The Health Insurance Portability and Accountability Act of 1996 provides that if the Congress does not pass privacy legislation by August 1999, then the Secretary of HHS is authorized to issue regulations containing standards for the privacy of electronic administrative and financial transactions. The Committee finds that there is virtually no industry or public support for addressing health privacy through the regulatory process alone. There is a clear and strong preference for a legislative solution.

The Committee finds that the limited scope of the Secretary’s regulatory authority may only make matters worse. It is difficult to address health privacy requirements in a piecemeal fashion. Rules that only cover electronic health care transactions but not paper-based transactions or other types of health records could prove impossible to write or administer.

Consequently, the Committee unanimously recommends that the 105th Congress enact a health privacy law before it adjourns in the fall of 1998. Leaders in both House and Senate should publicly endorse the need for strong and effective privacy legislation that provides meaningful protections to patients. Congressional leaders should ask relevant legislative committees to agree to a timetable for action. The Congress should not treat the existence of the regulatory authority as an adequate alternative to legislation.

The Committee calls for a law that requires creators and users of identifiable health information to —

  • ensure a full range of fair information practices, including a patient’s right of access to records, right to seek amendment of records, and right to be informed about uses of health information;
  • accept reasonable restrictions and conditions on access to and use of identifiable health information;
  • maintain protections for health information as it passes into the hands of secondary and tertiary users so that there are no loopholes that allow health information to escape from privacy controls;
  • provide adequate security for health data no matter what media are used to create, transmit, or store data;
  • accept accountability for actions that affect the privacy interests of patients;
  • use non-identifiable, coded, or encrypted information when a function can be fully or substantially accomplished without more specific identifiers.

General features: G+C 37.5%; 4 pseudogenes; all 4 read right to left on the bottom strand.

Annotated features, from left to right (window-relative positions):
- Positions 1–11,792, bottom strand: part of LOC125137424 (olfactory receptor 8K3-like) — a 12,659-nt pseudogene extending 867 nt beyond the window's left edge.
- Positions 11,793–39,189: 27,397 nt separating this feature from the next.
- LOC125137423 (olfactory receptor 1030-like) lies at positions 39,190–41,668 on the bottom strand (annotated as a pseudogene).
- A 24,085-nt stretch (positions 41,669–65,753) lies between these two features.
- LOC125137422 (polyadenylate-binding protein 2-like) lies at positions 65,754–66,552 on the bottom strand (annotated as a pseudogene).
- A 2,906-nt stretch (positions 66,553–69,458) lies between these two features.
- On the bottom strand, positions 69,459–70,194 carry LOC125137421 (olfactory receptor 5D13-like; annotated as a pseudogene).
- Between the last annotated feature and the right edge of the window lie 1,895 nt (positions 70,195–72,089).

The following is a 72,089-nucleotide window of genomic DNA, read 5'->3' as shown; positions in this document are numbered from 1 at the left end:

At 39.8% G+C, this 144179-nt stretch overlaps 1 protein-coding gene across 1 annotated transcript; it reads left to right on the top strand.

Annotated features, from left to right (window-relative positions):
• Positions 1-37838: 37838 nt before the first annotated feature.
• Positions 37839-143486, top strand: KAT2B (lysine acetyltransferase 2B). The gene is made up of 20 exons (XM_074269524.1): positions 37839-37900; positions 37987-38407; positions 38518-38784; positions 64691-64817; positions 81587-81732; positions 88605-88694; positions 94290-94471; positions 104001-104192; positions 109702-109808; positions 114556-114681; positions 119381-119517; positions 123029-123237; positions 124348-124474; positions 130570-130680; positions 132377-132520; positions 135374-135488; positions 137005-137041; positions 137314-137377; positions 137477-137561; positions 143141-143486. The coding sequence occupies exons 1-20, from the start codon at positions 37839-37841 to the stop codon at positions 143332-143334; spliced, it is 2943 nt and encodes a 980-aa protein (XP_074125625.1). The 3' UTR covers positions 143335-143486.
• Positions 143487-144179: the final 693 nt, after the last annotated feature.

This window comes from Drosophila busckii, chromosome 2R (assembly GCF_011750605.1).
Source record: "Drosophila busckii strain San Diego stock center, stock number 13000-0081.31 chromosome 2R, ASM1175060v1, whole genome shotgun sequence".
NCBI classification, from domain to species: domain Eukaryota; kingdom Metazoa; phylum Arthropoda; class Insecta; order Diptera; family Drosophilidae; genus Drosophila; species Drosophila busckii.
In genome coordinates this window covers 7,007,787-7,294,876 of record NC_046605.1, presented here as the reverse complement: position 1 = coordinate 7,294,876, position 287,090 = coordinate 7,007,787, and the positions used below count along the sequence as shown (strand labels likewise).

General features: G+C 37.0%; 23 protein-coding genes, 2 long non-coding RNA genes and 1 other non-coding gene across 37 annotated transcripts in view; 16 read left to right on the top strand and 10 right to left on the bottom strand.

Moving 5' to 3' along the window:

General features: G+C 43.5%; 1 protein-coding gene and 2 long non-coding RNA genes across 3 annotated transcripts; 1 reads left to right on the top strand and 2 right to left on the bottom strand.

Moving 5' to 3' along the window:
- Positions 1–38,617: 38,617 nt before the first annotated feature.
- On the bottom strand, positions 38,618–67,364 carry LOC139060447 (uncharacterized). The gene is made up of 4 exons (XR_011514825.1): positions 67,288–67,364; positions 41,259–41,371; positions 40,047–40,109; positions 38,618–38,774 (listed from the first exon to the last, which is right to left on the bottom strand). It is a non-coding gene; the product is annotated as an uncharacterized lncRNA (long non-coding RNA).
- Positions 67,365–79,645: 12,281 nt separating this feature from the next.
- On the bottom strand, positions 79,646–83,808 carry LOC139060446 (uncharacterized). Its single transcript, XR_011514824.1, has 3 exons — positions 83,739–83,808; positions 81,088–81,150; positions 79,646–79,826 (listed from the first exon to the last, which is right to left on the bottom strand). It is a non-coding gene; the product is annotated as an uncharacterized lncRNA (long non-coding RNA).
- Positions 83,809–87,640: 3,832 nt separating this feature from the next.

The Committee recognizes that the drafting and passage of a health privacy law will not be easy. Health privacy legislation presents only hard choices and difficult tradeoffs. Health records are primarily used for the treatment of patients and to improve the quality of health care, reduce the costs of health care, expand the availability of health care, protect the public health, and assure public accountability of the health care system. Privacy competes with all of these objectives, and it is not easy to strike a fair balance between privacy and these other worthy goals. The task is not made any easier by the lack of agreement about what privacy means in contemporary American society.

The Committee’s hearings showed strong and widespread support for federal health privacy legislation. There are hundreds of detailed choices that must be made in the drafting of legislation, and there are major disagreements about many of them.

Users of health information uniformly expressed strong support for privacy legislation. However, most users also asked that no — or at most few — new restrictions be placed on their ability to collect, use, and disclose health information. The Committee believes that it is unfair and unreasonable for any health data user to expect that health privacy legislation will not require some change in policy and practice. Everyone — patient and record keeper alike — will benefit from health privacy legislation, and everyone is likely to pay some price for the legislation.

At the same time, the Committee recognizes that privacy legislation must take into account the complexity and the needs of the current health care delivery and payment system. New legislation must reflect the current structure and legislative framework for health care. Changes can and must be made, but no one can expect that the health care system will be restructured solely in the interests of privacy and without regard to cost. The Committee has no doubt that a privacy bill can be passed that balances the interests of patients with the needs of the health care system.